Origin: English Period: Early 20th Century Provenance: Unknown Date: c.1925-35 Height: 33 inches Width (Shoulder to Shoulder): 11 inches (both approx)
The early twentieth century period dummy of high build quality, having six mechanisms to include a crier and smoker, presented with two separate suits; the original green tweed suit and later blue RAF uniform, the male dummies head, (named Silas Brown, see below), with applied dark curly hair and the body constructed of a combination of paper maché, and plaster composition parts with lower limbs with fabric attachments with the papier-mâché hands painted in a very light skin colour, the legs consist of black painted papier-mâché shoes. The face also in a light skin color with rose tinted cheeks; the thin set lips are painted red, the eyebrows and eyelashes black, the glass eyes brown and the characteristic red highlight accents to the forehead, jowl and eyes and the inside with trade label for ‘Theatrical & Sports Costumier – The Sign of Four - Nottingham’ and his legs contain fillings as newspaper cuttings from the Daily Telegraph, December 28th 1935.
In good original condition Silas has overall signs of wear and use. There is the expected flaking and craquelure to the paint, mainly to the extremities, especially the nose, which is all too common. The RAF uniform can be removed, revealing the tweed suit under which is lacking it’s original bowtie but is complete otherwise. There are overall signs of wear and use and chipping to the arms and feet. The mouth, lip, and glass eye mechanisms are all working as is the arm function to the right arm. The smoker hole is fine and although the crying pipes are in situ the rubber tubes that lead from them at the reverse of the head have perished but we can’t see any reason why these couldn’t be re-established. There are signs of slight face repainting including the unusual addition of blood from ears and his hair is thinning slightly but is very realistic. He sits in the tweed suit more comfortably for it is original to the figure whilst the RAF costume is at least ten years later and is a little more ill-fitting. Both costumes will be presented with the figure.
There are handwritten prop notes in the figures pockets which are charming and read:
“From Schoolmaster; Silas Brown has been in my school many years – I cannot speak very highly of him, he is generally late, has given me a lot of trouble – last in the school – first out – is sat near the door”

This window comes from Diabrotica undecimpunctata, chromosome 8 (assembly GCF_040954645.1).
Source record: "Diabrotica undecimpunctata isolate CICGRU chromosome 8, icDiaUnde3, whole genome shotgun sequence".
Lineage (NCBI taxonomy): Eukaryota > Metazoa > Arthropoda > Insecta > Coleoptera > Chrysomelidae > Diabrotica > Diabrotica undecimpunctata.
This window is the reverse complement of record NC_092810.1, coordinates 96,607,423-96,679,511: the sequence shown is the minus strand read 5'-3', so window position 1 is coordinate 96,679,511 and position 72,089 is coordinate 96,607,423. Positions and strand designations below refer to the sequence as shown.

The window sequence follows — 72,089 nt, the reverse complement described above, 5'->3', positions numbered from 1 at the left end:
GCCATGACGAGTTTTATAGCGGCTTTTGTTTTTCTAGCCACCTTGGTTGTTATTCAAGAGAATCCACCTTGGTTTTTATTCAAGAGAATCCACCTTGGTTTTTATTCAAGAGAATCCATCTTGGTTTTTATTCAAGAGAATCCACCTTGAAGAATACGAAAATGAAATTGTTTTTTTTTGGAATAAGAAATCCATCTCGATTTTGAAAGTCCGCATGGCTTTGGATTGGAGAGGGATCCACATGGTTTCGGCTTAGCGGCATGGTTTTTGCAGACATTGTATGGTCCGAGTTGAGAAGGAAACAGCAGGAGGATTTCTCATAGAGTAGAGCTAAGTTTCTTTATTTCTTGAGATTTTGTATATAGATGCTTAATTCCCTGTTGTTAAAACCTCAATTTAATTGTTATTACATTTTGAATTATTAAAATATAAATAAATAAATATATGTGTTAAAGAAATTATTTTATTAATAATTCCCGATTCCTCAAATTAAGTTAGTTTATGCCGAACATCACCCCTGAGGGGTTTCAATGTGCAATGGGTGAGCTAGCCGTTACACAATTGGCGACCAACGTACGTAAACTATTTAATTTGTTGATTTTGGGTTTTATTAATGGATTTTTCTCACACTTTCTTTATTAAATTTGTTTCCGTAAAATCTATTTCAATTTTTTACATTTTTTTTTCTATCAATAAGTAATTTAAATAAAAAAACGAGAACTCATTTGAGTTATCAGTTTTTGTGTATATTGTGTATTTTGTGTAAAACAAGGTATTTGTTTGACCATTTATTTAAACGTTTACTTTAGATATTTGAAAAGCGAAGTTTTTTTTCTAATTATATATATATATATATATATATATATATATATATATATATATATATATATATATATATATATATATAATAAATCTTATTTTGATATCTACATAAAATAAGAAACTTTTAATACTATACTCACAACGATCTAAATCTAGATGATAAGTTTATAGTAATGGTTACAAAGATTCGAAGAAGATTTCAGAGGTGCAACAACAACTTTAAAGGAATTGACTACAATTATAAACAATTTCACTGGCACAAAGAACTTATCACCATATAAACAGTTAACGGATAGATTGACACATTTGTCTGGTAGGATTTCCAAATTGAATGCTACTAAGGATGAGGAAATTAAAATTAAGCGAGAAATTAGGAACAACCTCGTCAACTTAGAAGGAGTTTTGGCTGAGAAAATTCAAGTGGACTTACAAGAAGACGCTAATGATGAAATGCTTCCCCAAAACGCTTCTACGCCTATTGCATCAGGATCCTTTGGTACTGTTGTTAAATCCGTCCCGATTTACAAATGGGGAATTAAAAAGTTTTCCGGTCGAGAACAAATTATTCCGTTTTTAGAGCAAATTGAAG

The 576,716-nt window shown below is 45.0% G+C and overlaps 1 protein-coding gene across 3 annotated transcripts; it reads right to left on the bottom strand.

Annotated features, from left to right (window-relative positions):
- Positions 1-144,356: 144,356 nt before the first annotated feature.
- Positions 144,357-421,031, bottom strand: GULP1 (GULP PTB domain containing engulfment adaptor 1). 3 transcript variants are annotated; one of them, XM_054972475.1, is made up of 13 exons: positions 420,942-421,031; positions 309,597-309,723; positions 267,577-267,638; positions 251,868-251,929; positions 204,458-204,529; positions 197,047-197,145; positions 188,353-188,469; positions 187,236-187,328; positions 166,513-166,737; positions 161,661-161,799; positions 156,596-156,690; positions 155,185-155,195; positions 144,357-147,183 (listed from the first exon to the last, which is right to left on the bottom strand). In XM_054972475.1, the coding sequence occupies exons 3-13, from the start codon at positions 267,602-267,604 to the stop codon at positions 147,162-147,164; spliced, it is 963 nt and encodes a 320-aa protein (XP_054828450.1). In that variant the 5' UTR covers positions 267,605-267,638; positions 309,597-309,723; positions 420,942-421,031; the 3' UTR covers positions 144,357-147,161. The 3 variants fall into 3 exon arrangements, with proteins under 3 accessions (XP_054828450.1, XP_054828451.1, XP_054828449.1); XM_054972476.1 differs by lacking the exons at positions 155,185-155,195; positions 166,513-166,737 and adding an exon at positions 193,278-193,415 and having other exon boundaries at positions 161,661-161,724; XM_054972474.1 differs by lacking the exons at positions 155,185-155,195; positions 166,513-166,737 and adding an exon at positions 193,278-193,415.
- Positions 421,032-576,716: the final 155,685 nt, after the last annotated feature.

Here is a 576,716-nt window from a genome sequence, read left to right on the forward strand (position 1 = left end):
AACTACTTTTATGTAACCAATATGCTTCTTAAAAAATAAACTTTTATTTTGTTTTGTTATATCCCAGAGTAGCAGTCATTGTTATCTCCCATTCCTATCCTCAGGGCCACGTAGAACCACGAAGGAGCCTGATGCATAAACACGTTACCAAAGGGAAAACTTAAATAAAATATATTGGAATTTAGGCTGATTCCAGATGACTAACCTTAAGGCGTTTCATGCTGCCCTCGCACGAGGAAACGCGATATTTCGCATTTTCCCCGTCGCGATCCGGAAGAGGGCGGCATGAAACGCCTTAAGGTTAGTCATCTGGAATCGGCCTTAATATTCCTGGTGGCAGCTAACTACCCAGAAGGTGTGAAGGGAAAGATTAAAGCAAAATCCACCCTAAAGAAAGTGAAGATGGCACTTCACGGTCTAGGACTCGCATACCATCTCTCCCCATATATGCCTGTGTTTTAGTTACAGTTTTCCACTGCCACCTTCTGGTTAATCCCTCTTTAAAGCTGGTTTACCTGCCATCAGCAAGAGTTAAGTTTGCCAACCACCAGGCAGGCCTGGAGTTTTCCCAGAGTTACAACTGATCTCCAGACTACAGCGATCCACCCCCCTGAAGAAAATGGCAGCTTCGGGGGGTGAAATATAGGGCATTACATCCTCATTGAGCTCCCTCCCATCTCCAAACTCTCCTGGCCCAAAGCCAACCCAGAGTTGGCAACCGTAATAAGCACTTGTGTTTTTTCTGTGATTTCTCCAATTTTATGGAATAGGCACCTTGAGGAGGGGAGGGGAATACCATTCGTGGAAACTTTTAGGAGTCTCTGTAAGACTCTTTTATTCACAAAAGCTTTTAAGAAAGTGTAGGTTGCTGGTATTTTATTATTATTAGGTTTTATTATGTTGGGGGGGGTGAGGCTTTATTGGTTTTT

And the second note reads: “Parson: I have not known Silas for long cannot say whether he is an intelligent boy or not, I have not seen him at church, very regular – leaves school for I ??”
The name of Silas Brown may be taken from the 1937 film ‘Murder at the Baskervilles’ .
The trade label inside for Theatrical & Sports Costumier – The Sign of Four – Nottingham, was located on Derby Road in Nottingham and was home to the Nottingham Guild of Magicians. It was in existence until at least 1982 when Su Pollard made a documentary about Nottingham and visited the shop as it was one of her favourite places to buy joke items.
Herbert Brighton, who used to perform under the name Benson Grey, lived in Pitsea in Essex and died in around 1960 and was a very respected maker but whose work has remained slightly off the radar given that his work is not signed. We can attribute this figure to him simply because we have sold many figures, two of them by Brighton. This figure has many more functions than the majority of other figures we have sold in the past which makes him a little more exceptional.
The uncanny nature of ventriloquist’s dummies has enthralled and spooked people for decades, and they continue to feature in horror films to this day. The idea of the ghost in the inanimate object is not a new one, Freud has written at length on the subject in his discussions on the uncanny, and ghost stories have featured dolls and portraits coming to life for centuries.
A very covetable vent figure with an abundance of mechanisms and a plethora of tangible history and character.